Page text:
Sadly, critics accused Moog and his synthesizer performers of destroying music. For these critics, real musical sounds could originate only from strings, wood, brass, or skins. Electronically-produced sounds were simply not ‘natural’ and thus not music.

But is there anything really ‘natural’ about a violin, saxophone, or drum? Each one of these musical instruments is an artifact, something created by humans that does not exist apart form human agency. At some point in history, violins were invented, developed, adopted, and shaped into the instrument we know today. Violins are certainly old, and their sound can move the human heart, but they are hardly products of Nature.

We must be careful when we swing around that word ‘natural’; we too often use it as an unreflective synonym for ‘traditional’. The distinction between ‘natural’ and ‘artificial’ is a rather hard and unyielding one, but what is considered ‘traditional’ is maleable; it changes over time, adapting to new cultural developments.

Historical cases like the Moog synthesizer should teach us that the dire predictions of today’s cultural critics need to be taken with a large grain of salt. The synthesizer didn’t destroy music; quite the opposite occurred as musicians embraced the new sounds and techniques made possible by that new instrument. It would have been difficult in 1970 to foresee how the synthesizer would enable new approaches to music-making that we today take for granted.

So will mobile phone texting and Twitter be the death of writing? Will Facebook destroy ‘real’ community? It is unlikely that we can foresee now just what changes these systems will engender in our society. These systems will, no doubt, reshape our cultures in profound ways, but our cultures will also reshape these systems in return. The real question is which social groups will be the predominant shapers of these systems as they evolve?

When a Device Becomes an Instrument

In my last post, I hinted that Borgmann’s “device paradigm” can become a bit problematic when we consider some historical cases, and in this post, I want to explain what I meant by that.

Borgmann illustrates his concept of the device paradigm in a few different examples, but the one that caught my attention was his contrast between playing music on an instrument, such as a violin, and playing music via a stereo. In the former, the musician is participating in the creation of something new that exists only in that place and in that time. In the latter, the stereo recreates a commodified recording of music, something that has been divorced from place and time. The player of the violin must have some degree of skill and familiarity with the material aspects of the instrument, built up over many hours of practice. The player of the stereo needs only to have the sufficient amount of money required to purchase the stereo and some recorded music, and a basic understanding of which buttons to push to start the playback.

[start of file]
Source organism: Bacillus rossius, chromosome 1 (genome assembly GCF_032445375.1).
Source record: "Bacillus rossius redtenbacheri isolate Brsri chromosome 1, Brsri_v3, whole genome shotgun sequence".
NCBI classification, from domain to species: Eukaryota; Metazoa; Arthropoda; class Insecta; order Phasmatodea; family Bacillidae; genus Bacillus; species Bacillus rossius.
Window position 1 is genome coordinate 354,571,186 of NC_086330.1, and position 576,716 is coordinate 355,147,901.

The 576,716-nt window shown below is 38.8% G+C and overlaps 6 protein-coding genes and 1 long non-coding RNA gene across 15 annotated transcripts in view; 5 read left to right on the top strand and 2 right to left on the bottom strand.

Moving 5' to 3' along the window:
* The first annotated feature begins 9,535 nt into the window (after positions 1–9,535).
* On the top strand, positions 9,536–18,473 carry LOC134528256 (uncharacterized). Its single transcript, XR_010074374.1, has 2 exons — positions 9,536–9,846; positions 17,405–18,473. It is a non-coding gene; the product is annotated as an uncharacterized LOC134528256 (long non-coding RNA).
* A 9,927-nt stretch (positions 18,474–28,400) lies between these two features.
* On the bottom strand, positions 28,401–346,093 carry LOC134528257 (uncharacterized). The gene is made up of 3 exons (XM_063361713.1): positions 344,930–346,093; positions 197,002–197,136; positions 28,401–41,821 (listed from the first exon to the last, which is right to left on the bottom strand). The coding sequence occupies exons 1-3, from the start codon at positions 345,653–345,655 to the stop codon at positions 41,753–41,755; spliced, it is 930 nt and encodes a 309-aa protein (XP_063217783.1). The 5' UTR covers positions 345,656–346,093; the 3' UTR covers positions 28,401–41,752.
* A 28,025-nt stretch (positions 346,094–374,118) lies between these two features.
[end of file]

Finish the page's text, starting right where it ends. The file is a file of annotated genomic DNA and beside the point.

I found this example to be intriguing, for I too am a musician. I started playing clarinet at age nine, switched to saxophone about three years later and have played ever since. I have experienced that transcendent moment when the music produced by the ensemble achieves a quality that goes beyond the sum of the individual contributions of the players. It is a feeling that is fundamentally rooted in that time and place, and even if it is captured on a recording, the playback can never quite recapture that moment, especially if the listener was not there for the original performance.

As a musician, I am sympathetic to Borgmann’s example, but as a historian of technology, I find that it needs some clarification. The trouble with the example is that it seems to assume that a stereo has only one possible purpose or use. It assumes that the device has some kind of intrinsic meaning that is inherent in its design. But is the playback of commodified, pre-recorded music the only thing that one can do with a stereo? Can it, in fact, also be used as an instrument in its own right to create new music?